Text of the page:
|Monthly Tech-Tip |
When clay materials and bodies bubble as they melt or over fire. This normally happens in raw materials that contain particulates that produce gases during firing.
Key phrases linking here: bloating, bloated, bloat - Learn more
Bloating is a fault that can occur in the firing of glazed or unglazed porcelains, stonewares and earthenware clay bodies. Large or small bubbles/blisters on the surface indicate a firing rate or temperature that the body or material cannot tolerate. Please find more detail in the Trouble Shooting section.
Electric Hobby Kilns: What You Need to Know
Electric hobby kilns are certainly not up to the quality and capability of small industrial electric kilns, being aware of the limitations and keeping them in good repair is very important.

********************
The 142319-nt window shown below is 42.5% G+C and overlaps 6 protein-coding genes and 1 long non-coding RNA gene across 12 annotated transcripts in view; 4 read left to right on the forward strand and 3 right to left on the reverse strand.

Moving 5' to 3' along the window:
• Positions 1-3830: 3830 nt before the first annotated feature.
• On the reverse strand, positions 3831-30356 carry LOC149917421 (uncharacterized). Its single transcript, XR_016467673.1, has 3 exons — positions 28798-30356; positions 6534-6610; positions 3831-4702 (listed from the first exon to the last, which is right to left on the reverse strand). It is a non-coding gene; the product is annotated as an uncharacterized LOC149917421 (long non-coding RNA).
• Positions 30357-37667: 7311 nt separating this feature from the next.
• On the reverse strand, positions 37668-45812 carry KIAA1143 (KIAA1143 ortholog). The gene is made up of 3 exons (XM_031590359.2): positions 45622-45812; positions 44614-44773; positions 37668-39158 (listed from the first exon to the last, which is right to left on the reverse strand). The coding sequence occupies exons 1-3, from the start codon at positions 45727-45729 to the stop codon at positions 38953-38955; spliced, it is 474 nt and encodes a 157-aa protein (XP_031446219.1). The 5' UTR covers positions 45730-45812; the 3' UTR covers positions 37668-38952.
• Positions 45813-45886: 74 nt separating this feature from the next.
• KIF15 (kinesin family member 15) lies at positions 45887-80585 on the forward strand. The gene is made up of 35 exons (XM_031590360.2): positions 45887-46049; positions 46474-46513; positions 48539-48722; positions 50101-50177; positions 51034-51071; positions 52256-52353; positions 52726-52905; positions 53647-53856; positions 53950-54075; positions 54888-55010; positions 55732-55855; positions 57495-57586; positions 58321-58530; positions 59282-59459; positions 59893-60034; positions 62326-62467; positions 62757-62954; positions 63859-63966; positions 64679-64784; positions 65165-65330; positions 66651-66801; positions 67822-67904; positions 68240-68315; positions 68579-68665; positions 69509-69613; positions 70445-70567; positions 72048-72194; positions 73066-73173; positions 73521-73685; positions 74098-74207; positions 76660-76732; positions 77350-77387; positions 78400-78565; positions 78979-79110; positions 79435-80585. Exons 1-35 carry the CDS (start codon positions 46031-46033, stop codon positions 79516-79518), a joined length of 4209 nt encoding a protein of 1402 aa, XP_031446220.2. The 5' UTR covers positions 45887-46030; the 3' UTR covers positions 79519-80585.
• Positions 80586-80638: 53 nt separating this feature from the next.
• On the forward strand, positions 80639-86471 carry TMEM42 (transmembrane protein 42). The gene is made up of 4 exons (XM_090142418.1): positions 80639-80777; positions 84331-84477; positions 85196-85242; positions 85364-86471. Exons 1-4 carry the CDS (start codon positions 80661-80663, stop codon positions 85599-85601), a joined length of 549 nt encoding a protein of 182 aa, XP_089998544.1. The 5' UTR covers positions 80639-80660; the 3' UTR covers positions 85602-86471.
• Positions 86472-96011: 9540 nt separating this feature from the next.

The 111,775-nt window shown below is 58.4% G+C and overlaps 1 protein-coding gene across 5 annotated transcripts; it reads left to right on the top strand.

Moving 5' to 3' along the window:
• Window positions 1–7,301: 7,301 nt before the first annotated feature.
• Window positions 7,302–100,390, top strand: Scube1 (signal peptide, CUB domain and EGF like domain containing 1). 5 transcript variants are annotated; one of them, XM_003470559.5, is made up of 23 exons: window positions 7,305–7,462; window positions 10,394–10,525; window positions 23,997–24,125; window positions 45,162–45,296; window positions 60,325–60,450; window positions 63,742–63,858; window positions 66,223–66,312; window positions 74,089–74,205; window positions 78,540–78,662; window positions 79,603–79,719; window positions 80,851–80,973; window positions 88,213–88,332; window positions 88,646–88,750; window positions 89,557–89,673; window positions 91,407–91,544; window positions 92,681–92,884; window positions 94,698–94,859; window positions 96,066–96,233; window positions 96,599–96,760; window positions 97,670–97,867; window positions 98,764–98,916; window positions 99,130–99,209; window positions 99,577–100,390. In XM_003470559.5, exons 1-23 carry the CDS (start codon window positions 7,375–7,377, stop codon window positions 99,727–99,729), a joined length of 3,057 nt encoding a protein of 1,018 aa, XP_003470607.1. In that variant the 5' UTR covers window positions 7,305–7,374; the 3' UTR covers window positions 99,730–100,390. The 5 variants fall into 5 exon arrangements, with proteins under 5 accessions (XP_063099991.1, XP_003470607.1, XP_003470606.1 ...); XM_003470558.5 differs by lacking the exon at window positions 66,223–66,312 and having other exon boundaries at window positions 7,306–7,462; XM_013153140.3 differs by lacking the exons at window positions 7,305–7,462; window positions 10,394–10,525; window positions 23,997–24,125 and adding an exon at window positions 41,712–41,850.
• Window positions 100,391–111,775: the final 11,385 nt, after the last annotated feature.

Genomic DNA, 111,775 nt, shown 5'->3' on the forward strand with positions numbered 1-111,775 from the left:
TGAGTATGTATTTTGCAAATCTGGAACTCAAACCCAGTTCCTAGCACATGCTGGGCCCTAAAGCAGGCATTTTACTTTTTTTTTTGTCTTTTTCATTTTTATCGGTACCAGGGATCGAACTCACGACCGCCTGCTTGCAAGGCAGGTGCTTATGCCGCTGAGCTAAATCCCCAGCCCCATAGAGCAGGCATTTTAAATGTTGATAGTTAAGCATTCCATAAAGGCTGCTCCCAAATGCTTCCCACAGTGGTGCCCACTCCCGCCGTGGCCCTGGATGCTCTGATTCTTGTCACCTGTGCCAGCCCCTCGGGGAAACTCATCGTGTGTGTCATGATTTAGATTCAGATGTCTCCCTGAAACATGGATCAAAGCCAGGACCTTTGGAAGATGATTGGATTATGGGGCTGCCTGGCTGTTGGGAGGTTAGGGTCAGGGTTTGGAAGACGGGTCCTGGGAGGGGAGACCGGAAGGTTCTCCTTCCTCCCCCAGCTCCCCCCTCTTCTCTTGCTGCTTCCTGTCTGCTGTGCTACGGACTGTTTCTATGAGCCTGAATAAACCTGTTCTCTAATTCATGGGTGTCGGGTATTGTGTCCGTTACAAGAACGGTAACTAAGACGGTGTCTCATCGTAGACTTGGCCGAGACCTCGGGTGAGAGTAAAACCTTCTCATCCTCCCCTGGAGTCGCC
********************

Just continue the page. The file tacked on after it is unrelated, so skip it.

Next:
Warping happens during the firing of ceramic ware when there is a high degree of vitrification and inadequate measures are taken during forming and firing to prevent it. Unexpected warping often happens with unstable shapes and over firing.
Clay Body Porosity
In ceramics, porosity is considered an indication of density, and therefore strength and durability. Porosity is measured by the weight increase when boiled in water.
A common fault in reduction gas fired ceramic ware made from iron bearing clays. The interior cross section of the clay turns black.
Laminations because of improper pugging of a clay body will cause separations and drying cracks in the ware.
To potters, stonewares are simply high temperature, non-white bodies fired to sufficient density to make functional ware that is strong and durable.
Bloating occurs when the off-gassing of decomposing particles in a body has not completed by the onset of density and impermeability associated with the vitrification process.
|By Tony Hansen|
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